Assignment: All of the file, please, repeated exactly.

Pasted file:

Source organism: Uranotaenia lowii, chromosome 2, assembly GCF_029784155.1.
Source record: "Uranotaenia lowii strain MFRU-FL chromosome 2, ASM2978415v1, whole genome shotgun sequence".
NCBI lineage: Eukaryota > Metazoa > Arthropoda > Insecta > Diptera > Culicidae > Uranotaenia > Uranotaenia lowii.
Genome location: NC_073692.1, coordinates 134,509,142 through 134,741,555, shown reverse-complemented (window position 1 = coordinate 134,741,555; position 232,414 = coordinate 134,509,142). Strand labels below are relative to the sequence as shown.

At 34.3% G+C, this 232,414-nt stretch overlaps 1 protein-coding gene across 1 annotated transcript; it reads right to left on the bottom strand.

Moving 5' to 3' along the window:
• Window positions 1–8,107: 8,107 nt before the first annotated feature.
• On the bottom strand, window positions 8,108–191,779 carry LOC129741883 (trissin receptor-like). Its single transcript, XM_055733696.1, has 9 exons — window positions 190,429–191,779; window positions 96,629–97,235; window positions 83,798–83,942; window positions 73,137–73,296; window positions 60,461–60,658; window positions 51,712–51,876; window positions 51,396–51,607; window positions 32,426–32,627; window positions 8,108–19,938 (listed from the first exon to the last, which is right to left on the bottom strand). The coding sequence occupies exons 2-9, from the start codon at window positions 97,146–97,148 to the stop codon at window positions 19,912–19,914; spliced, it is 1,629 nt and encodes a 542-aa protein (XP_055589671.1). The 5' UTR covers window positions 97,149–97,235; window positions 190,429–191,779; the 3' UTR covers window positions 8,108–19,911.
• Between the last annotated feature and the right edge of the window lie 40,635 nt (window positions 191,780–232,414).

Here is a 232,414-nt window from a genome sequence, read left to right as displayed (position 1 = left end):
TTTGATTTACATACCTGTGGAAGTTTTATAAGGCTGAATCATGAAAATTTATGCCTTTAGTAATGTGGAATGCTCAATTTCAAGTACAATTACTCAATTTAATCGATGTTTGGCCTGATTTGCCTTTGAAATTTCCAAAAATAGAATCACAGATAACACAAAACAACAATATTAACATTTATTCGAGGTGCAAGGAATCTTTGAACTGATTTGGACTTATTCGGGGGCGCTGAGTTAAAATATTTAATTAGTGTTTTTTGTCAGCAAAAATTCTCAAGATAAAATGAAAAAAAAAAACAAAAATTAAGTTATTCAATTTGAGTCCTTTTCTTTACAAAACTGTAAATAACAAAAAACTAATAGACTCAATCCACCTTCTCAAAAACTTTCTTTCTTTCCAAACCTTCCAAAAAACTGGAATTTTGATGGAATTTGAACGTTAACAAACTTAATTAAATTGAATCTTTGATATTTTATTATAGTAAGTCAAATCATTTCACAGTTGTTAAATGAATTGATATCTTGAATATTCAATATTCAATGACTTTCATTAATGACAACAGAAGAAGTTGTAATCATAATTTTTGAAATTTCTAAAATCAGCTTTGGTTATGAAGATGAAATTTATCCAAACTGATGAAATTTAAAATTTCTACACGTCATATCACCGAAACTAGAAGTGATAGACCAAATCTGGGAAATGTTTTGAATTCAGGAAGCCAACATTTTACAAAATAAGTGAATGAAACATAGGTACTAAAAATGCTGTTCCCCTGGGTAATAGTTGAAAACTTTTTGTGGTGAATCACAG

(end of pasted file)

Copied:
Source organism: Uranotaenia lowii, chromosome 2, assembly GCF_029784155.1.
Source record: "Uranotaenia lowii strain MFRU-FL chromosome 2, ASM2978415v1, whole genome shotgun sequence".
NCBI lineage: Eukaryota > Metazoa > Arthropoda > Insecta > Diptera > Culicidae > Uranotaenia > Uranotaenia lowii.
Genome location: NC_073692.1, coordinates 134,509,142 through 134,741,555, shown reverse-complemented (window position 1 = coordinate 134,741,555; position 232,414 = coordinate 134,509,142). Strand labels below are relative to the sequence as shown.

At 34.3% G+C, this 232,414-nt stretch overlaps 1 protein-coding gene across 1 annotated transcript; it reads right to left on the bottom strand.

Moving 5' to 3' along the window:
• Window positions 1–8,107: 8,107 nt before the first annotated feature.
• On the bottom strand, window positions 8,108–191,779 carry LOC129741883 (trissin receptor-like). Its single transcript, XM_055733696.1, has 9 exons — window positions 190,429–191,779; window positions 96,629–97,235; window positions 83,798–83,942; window positions 73,137–73,296; window positions 60,461–60,658; window positions 51,712–51,876; window positions 51,396–51,607; window positions 32,426–32,627; window positions 8,108–19,938 (listed from the first exon to the last, which is right to left on the bottom strand). The coding sequence occupies exons 2-9, from the start codon at window positions 97,146–97,148 to the stop codon at window positions 19,912–19,914; spliced, it is 1,629 nt and encodes a 542-aa protein (XP_055589671.1). The 5' UTR covers window positions 97,149–97,235; window positions 190,429–191,779; the 3' UTR covers window positions 8,108–19,911.
• Between the last annotated feature and the right edge of the window lie 40,635 nt (window positions 191,780–232,414).

Here is a 232,414-nt window from a genome sequence, read left to right as displayed (position 1 = left end):
TTTGATTTACATACCTGTGGAAGTTTTATAAGGCTGAATCATGAAAATTTATGCCTTTAGTAATGTGGAATGCTCAATTTCAAGTACAATTACTCAATTTAATCGATGTTTGGCCTGATTTGCCTTTGAAATTTCCAAAAATAGAATCACAGATAACACAAAACAACAATATTAACATTTATTCGAGGTGCAAGGAATCTTTGAACTGATTTGGACTTATTCGGGGGCGCTGAGTTAAAATATTTAATTAGTGTTTTTTGTCAGCAAAAATTCTCAAGATAAAATGAAAAAAAAAAACAAAAATTAAGTTATTCAATTTGAGTCCTTTTCTTTACAAAACTGTAAATAACAAAAAACTAATAGACTCAATCCACCTTCTCAAAAACTTTCTTTCTTTCCAAACCTTCCAAAAAACTGGAATTTTGATGGAATTTGAACGTTAACAAACTTAATTAAATTGAATCTTTGATATTTTATTATAGTAAGTCAAATCATTTCACAGTTGTTAAATGAATTGATATCTTGAATATTCAATATTCAATGACTTTCATTAATGACAACAGAAGAAGTTGTAATCATAATTTTTGAAATTTCTAAAATCAGCTTTGGTTATGAAGATGAAATTTATCCAAACTGATGAAATTTAAAATTTCTACACGTCATATCACCGAAACTAGAAGTGATAGACCAAATCTGGGAAATGTTTTGAATTCAGGAAGCCAACATTTTACAAAATAAGTGAATGAAACATAGGTACTAAAAATGCTGTTCCCCTGGGTAATAGTTGAAAACTTTTTGTGGTGAATCACAG